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lecture-25 - Chapter 25 Ergo dicity This lecture explains...

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Chapter 25 Ergodicity This lecture explains what it means for a process to be ergodic or metrically transitive, gives a few characterizes of these proper- ties (especially for AMS processes), and deduces some consequences. The most important one is that sample averages have deterministic limits. 25.1 Ergodicity and Metric Transitivity Definition 300 A dynamical system Ξ , X , μ, T is ergodic , or an ergodic system or an ergodic process when μ ( C ) = 0 or μ ( C ) = 1 for every T -invariant set C . μ is called a T -ergodic measure , and T is called a μ -ergodic transformation, or just an ergodic measure and ergodic transformation , respectively. Remark: Most authorities require a μ -ergodic transformation to also be measure-preserving for μ . But (Corollary 54) measure-preserving transforma- tions are necessarily stationary, and we want to minimize our stationarity as- sumptions. So what most books call “ergodic”, we have to qualify as “stationary and ergodic”. (Conversely, when other people talk about processes being “sta- tionary and ergodic”, they mean “stationary with only one ergodic component”; but of that, more later. Definition 301 A dynamical system is metrically transitive , metrically inde- composable , or irreducible when, for any two sets A, B X , if μ ( A ) , μ ( B ) > 0 , there exists an n such that μ ( T - n A B ) > 0 . Remark: In dynamical systems theory, metric transitivity is contrasted with topological transitivity: T is topologically transitive on a domain D if for any two open sets U, V D , the images of U and V remain in D , and there is an n such that T n U V = . (See, e.g., Devaney (1992).) The “metric” in “metric transitivity” refers not to a distance function, but to the fact that a measure is involved. Under certain conditions, metric transitivity in fact 167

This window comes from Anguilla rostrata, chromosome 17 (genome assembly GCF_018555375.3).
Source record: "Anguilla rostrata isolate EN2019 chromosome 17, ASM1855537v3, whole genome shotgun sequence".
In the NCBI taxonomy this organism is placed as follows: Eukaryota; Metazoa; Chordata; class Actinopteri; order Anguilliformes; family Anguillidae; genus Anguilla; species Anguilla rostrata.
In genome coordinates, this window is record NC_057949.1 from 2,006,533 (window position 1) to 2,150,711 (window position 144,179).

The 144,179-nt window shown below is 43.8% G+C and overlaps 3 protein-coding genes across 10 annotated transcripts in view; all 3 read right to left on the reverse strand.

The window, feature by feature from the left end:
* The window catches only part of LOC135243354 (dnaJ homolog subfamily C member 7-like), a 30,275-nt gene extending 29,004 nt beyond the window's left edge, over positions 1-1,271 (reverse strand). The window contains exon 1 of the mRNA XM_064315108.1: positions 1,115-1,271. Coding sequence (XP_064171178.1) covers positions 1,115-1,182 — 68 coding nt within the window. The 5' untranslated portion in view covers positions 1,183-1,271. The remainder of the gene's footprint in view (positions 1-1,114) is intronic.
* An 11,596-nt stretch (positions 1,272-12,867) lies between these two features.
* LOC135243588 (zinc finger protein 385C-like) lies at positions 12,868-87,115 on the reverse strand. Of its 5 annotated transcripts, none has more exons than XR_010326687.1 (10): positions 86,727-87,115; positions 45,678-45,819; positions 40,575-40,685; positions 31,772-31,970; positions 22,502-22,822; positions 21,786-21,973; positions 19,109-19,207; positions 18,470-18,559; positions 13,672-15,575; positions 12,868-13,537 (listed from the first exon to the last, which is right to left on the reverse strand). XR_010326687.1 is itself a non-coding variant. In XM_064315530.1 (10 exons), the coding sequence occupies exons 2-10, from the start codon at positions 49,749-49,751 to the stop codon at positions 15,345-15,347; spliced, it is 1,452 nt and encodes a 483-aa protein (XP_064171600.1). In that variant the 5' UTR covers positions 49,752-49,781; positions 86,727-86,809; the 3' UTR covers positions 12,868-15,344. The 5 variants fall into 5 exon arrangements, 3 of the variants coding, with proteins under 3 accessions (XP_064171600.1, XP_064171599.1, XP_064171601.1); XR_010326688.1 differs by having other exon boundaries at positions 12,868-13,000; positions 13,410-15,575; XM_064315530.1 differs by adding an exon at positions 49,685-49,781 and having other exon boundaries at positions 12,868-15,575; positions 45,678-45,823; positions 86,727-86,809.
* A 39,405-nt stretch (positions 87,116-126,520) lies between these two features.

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CHAPTER 25. ERGODICITY 168 implies topological transitivity: e.g., if D is a subset of a Euclidean space and μ has a positive density with respect to Lebesgue measure. The converse is not generally true, however: there are systems which are transitive topologically but not metrically. A dynamical system is chaotic if it is topologically transitive, and it contains dense periodic orbits (Banks et al. , 1992). The two facts together imply that a trajectory can start out arbitrarily close to a periodic orbit, and so remain near it for some time, only to eventually find itself arbitrarily close to a di ff erent periodic orbit. This is the source of the fabled “sensitive dependence on ini- tial conditions”, which paradoxically manifests itself in the fact that all typical trajectories look pretty much the same, at least in the long run. Since metric transitivity generally implies topological transitivity, there is a close connection between ergodicity and chaos; in fact, most of the well-studied chaotic systems are also ergodic (Eckmann and Ruelle, 1985), including the logistic map. How- ever, it is possible to be ergodic without being chaotic: the one-dimensional rotations with irrational shifts are, because there periodic orbits do not exist, and a fortiori are not dense.
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